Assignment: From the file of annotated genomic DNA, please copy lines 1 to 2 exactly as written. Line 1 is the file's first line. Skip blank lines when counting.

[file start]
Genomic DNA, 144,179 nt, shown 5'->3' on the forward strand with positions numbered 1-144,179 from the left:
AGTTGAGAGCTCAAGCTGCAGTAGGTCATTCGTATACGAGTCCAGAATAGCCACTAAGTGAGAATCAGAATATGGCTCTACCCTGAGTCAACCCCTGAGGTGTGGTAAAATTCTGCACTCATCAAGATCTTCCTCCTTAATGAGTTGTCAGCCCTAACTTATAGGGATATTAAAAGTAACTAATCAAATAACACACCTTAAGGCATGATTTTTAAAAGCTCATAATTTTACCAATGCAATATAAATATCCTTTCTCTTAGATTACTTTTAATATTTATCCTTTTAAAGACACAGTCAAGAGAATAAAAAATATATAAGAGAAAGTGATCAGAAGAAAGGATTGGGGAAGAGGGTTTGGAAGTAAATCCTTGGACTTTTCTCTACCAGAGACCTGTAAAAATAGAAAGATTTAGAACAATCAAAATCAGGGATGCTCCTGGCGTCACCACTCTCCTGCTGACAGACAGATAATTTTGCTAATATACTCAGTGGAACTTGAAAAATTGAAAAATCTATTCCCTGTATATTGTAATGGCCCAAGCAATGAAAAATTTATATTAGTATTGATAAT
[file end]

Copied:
Genomic DNA, 144,179 nt, shown 5'->3' on the forward strand with positions numbered 1-144,179 from the left:
AGTTGAGAGCTCAAGCTGCAGTAGGTCATTCGTATACGAGTCCAGAATAGCCACTAAGTGAGAATCAGAATATGGCTCTACCCTGAGTCAACCCCTGAGGTGTGGTAAAATTCTGCACTCATCAAGATCTTCCTCCTTAATGAGTTGTCAGCCCTAACTTATAGGGATATTAAAAGTAACTAATCAAATAACACACCTTAAGGCATGATTTTTAAAAGCTCATAATTTTACCAATGCAATATAAATATCCTTTCTCTTAGATTACTTTTAATATTTATCCTTTTAAAGACACAGTCAAGAGAATAAAAAATATATAAGAGAAAGTGATCAGAAGAAAGGATTGGGGAAGAGGGTTTGGAAGTAAATCCTTGGACTTTTCTCTACCAGAGACCTGTAAAAATAGAAAGATTTAGAACAATCAAAATCAGGGATGCTCCTGGCGTCACCACTCTCCTGCTGACAGACAGATAATTTTGCTAATATACTCAGTGGAACTTGAAAAATTGAAAAATCTATTCCCTGTATATTGTAATGGCCCAAGCAATGAAAAATTTATATTAGTATTGATAAT